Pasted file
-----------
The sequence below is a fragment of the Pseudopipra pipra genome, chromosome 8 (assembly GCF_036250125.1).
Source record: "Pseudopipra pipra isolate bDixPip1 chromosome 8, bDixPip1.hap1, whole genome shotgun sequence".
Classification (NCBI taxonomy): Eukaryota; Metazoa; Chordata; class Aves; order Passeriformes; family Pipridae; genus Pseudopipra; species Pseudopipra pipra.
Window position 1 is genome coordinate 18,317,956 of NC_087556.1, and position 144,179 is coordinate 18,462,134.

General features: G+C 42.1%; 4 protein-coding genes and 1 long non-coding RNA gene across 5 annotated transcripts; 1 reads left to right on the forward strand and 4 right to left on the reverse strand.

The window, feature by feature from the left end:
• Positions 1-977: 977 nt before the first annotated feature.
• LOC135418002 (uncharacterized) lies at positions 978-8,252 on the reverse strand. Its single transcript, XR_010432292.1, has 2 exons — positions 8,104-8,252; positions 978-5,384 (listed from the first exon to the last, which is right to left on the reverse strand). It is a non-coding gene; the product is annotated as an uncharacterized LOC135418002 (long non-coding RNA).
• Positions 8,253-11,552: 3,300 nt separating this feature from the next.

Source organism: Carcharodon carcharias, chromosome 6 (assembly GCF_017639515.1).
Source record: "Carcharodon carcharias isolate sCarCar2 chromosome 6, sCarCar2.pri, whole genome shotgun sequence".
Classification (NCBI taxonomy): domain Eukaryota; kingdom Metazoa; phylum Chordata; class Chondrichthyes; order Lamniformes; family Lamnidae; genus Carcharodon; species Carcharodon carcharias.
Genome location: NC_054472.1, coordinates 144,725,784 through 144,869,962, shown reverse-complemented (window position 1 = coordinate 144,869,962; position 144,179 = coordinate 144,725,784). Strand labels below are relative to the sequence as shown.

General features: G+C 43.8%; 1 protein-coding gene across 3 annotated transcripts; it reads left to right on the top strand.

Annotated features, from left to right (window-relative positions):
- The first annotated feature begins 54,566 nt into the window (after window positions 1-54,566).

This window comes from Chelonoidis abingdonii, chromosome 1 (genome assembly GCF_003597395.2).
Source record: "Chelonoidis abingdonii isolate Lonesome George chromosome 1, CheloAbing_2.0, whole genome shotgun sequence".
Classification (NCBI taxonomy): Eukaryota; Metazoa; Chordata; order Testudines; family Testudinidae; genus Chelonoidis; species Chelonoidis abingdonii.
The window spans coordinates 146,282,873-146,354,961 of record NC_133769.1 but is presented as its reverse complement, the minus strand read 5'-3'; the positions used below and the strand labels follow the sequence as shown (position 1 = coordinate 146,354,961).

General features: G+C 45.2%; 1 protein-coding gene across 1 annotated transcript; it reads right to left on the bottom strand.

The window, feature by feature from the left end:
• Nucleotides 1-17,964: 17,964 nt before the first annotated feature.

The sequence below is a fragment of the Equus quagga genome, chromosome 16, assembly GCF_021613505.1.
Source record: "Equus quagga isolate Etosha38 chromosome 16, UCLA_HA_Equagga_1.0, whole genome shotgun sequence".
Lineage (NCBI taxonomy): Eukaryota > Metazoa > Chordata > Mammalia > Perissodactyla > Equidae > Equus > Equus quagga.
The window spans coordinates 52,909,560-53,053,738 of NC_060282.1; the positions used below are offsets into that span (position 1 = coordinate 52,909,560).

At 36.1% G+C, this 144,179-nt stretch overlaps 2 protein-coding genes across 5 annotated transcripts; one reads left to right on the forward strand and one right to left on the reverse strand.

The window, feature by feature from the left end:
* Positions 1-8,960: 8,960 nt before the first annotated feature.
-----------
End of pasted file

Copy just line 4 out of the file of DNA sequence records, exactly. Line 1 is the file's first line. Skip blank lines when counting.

Window position 1 is genome coordinate 18,317,956 of NC_087556.1, and position 144,179 is coordinate 18,462,134.